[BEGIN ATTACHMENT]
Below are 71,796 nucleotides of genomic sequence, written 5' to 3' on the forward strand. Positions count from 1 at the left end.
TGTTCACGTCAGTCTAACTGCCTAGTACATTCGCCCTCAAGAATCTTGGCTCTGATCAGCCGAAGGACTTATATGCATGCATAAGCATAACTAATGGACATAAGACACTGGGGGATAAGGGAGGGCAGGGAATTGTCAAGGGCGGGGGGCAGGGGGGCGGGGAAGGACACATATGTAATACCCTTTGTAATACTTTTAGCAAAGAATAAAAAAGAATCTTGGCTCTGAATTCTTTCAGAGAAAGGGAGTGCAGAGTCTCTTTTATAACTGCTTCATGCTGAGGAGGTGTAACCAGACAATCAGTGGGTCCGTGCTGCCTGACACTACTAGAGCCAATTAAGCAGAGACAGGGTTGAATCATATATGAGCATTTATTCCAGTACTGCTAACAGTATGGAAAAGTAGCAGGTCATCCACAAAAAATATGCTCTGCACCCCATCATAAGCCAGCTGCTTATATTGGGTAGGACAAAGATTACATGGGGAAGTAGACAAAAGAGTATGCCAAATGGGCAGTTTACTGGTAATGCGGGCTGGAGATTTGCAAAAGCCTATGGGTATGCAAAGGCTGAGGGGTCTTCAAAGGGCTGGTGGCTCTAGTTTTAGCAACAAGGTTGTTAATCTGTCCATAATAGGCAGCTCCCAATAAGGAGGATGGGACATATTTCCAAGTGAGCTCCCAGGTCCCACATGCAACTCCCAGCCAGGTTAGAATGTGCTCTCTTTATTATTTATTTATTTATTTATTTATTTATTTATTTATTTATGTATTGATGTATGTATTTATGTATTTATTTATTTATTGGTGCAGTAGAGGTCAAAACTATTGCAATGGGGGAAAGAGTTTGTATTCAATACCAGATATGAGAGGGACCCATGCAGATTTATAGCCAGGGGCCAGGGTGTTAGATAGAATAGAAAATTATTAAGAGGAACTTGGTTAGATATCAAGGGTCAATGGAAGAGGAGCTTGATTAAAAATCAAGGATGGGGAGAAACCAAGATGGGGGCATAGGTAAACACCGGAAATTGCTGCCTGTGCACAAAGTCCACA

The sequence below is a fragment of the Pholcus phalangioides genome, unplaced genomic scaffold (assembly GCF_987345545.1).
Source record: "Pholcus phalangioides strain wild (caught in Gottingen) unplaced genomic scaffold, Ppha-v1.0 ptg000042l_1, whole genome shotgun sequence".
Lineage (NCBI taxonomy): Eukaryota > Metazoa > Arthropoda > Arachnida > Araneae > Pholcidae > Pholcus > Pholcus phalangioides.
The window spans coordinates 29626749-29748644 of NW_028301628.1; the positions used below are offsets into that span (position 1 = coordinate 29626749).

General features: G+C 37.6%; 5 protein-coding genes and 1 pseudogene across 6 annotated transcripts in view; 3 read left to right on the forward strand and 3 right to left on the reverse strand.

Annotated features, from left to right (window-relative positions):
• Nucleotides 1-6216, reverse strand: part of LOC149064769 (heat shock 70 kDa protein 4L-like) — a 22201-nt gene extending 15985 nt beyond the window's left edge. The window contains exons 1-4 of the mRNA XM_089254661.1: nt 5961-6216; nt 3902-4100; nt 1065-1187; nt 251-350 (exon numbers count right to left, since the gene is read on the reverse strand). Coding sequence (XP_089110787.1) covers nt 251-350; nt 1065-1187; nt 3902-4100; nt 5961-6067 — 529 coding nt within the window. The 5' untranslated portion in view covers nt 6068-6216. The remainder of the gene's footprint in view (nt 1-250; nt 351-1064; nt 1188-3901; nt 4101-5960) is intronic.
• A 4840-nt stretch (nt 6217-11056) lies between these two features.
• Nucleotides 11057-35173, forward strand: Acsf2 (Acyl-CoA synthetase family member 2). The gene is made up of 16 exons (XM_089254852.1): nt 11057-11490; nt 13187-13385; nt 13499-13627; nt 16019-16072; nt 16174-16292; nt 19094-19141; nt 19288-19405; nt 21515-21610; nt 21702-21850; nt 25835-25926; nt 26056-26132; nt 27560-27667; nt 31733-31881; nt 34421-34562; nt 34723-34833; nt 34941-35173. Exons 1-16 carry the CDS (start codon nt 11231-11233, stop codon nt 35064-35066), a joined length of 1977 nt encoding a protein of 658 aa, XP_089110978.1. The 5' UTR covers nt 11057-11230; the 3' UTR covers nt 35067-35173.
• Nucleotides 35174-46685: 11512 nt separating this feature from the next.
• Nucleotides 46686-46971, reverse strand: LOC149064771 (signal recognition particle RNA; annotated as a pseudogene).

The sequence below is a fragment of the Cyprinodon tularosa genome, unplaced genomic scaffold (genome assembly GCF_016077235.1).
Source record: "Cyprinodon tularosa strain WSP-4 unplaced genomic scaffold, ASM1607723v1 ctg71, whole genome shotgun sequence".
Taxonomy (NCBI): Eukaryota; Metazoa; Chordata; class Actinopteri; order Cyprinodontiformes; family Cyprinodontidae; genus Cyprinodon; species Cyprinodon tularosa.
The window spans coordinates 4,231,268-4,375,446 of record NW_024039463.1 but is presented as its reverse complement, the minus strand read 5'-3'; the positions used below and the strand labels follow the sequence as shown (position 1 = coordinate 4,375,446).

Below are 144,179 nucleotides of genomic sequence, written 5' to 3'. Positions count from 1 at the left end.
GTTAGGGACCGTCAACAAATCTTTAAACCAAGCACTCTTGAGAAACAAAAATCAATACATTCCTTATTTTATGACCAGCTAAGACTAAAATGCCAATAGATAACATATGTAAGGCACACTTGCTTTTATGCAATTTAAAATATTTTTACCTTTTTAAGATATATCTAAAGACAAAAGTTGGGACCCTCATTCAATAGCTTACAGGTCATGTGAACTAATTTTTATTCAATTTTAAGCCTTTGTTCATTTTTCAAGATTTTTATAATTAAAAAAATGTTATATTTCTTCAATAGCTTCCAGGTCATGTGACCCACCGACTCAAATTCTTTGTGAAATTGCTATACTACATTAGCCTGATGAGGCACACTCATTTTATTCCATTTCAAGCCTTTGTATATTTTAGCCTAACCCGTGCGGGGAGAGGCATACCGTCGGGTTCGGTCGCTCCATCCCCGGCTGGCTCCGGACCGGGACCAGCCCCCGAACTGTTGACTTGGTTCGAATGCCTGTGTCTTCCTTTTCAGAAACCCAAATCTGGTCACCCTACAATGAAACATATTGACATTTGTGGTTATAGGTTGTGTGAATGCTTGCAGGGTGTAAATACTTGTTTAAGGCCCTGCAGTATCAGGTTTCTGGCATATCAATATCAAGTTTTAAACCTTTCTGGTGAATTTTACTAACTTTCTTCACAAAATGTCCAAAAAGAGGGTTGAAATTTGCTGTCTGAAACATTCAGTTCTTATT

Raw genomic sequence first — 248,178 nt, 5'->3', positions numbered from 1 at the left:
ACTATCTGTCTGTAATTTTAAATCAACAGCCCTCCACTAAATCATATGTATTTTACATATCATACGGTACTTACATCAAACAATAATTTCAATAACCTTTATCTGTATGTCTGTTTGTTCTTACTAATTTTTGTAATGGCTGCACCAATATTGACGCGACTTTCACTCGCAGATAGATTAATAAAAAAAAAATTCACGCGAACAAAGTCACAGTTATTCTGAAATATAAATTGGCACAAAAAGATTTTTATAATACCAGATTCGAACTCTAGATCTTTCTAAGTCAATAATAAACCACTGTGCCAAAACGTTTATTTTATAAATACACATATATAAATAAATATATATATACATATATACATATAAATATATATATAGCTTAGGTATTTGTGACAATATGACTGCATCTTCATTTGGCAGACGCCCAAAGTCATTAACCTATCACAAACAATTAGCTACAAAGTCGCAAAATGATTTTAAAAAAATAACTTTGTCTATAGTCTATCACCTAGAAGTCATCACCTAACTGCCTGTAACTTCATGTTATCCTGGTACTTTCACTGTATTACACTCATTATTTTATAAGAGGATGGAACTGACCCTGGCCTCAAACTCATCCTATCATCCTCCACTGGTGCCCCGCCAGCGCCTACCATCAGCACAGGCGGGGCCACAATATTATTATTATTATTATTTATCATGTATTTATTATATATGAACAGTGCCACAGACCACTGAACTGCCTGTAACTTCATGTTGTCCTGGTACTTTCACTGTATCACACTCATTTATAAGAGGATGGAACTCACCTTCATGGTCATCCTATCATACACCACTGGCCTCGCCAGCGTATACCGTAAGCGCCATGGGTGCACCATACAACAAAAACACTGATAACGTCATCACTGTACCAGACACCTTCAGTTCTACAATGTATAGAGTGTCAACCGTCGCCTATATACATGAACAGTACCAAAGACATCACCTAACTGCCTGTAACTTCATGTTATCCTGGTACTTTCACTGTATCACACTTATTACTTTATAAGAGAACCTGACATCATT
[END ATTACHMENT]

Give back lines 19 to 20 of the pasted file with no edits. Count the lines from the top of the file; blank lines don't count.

GTTAGGGACCGTCAACAAATCTTTAAACCAAGCACTCTTGAGAAACAAAAATCAATACATTCCTTATTTTATGACCAGCTAAGACTAAAATGCCAATAGATAACATATGTAAGGCACACTTGCTTTTATGCAATTTAAAATATTTTTACCTTTTTAAGATATATCTAAAGACAAAAGTTGGGACCCTCATTCAATAGCTTACAGGTCATGTGAACTAATTTTTATTCAATTTTAAGCCTTTGTTCATTTTTCAAGATTTTTATAATTAAAAAAATGTTATATTTCTTCAATAGCTTCCAGGTCATGTGACCCACCGACTCAAATTCTTTGTGAAATTGCTATACTACATTAGCCTGATGAGGCACACTCATTTTATTCCATTTCAAGCCTTTGTATATTTTAGCCTAACCCGTGCGGGGAGAGGCATACCGTCGGGTTCGGTCGCTCCATCCCCGGCTGGCTCCGGACCGGGACCAGCCCCCGAACTGTTGACTTGGTTCGAATGCCTGTGTCTTCCTTTTCAGAAACCCAAATCTGGTCACCCTACAATGAAACATATTGACATTTGTGGTTATAGGTTGTGTGAATGCTTGCAGGGTGTAAATACTTGTTTAAGGCCCTGCAGTATCAGGTTTCTGGCATATCAATATCAAGTTTTAAACCTTTCTGGTGAATTTTACTAACTTTCTTCACAAAATGTCCAAAAAGAGGGTTGAAATTTGCTGTCTGAAACATTCAGTTCTTATT

Raw genomic sequence first — 248,178 nt, 5'->3', positions numbered from 1 at the left: